Some 200,000 paid tribute to Benedict during three days of public viewing in St Peter’s Basilica, with one of the last ones Friar Rosario Vitale, who spent an hour praying by his body.
He said Benedict had given him a special dispensation to begin the process of becoming a priest, which was required because of a physical disability.
‘So today I came here to pray on his tomb, on his body and to say ‘thank you’ for my future priesthood, for my ministry,’ he said. ‘I owe him a lot and this for me was really a gift to be able to pray for an hour on his bier.’
The former Joseph Ratzinger, who died on December 31 at age 95, is considered one of the 20th century’s greatest theologians and spent his lifetime upholding church doctrine.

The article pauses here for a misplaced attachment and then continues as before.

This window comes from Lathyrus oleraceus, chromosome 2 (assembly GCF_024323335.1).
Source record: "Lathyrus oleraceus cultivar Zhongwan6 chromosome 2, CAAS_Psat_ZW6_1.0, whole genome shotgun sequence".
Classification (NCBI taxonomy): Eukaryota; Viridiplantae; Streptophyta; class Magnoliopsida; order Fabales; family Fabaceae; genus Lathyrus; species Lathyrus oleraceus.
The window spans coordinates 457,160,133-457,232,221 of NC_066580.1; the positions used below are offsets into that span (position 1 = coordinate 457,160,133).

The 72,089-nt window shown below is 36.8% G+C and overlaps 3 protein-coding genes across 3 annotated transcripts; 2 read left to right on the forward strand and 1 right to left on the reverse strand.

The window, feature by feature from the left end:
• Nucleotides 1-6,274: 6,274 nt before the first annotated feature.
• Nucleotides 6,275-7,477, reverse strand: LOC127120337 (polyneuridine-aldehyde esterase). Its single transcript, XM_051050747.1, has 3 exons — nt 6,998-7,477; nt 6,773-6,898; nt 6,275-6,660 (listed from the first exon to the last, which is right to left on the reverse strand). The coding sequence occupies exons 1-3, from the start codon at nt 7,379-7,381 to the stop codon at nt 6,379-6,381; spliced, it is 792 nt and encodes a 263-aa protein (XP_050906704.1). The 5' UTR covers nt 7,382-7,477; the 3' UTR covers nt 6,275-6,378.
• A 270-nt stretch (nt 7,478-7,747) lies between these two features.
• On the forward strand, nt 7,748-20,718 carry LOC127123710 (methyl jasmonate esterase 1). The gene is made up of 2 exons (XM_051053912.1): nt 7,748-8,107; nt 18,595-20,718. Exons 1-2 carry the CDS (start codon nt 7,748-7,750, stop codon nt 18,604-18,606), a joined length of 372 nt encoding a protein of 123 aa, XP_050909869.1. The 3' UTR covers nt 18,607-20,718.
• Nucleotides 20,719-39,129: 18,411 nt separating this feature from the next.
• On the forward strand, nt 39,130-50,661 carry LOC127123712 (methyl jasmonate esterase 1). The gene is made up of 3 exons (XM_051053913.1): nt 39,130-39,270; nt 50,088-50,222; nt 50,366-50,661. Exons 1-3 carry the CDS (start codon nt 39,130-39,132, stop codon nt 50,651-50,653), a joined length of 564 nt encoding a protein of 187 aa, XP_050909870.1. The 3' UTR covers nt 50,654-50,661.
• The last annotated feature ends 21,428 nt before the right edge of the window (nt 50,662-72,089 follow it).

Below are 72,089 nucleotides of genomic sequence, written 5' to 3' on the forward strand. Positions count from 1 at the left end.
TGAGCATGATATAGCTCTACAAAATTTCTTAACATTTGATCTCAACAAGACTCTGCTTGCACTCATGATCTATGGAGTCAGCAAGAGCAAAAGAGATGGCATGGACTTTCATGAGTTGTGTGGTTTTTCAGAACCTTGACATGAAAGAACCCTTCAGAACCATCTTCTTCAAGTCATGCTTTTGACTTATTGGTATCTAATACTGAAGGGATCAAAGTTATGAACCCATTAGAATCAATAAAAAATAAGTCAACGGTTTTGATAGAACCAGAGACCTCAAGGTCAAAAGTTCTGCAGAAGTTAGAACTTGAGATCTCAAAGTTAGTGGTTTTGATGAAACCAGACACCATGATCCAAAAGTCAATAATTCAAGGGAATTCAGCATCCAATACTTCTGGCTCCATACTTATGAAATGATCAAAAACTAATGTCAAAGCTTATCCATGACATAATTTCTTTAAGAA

But he will go down in history for a singular, revolutionary act that changed the future of the papacy: He retired, the first pope in six centuries to do so.
Francis has praised Benedict’s courage in stepping aside when he believed he no longer had the strength to lead the church, saying it ‘opened the door’ to other popes doing the same.
Francis, for his part, recently said he has already left written instructions outlining the conditions in which he too would resign if he were to become incapacitated.
Thousands of people began arriving in the dark of the night on Thursday to attend the funeral of former Pope Benedict, a hero to Roman Catholic conservatives who shocked the world by resigning nearly a decade ago
Benedict died at 95 last Saturday in a monastery within the Vatican gardens where he moved after becoming the first pontiff in 600 years to stand down, opening the way for the election of Pope Francis, who has proved a more reformist, hands-on leader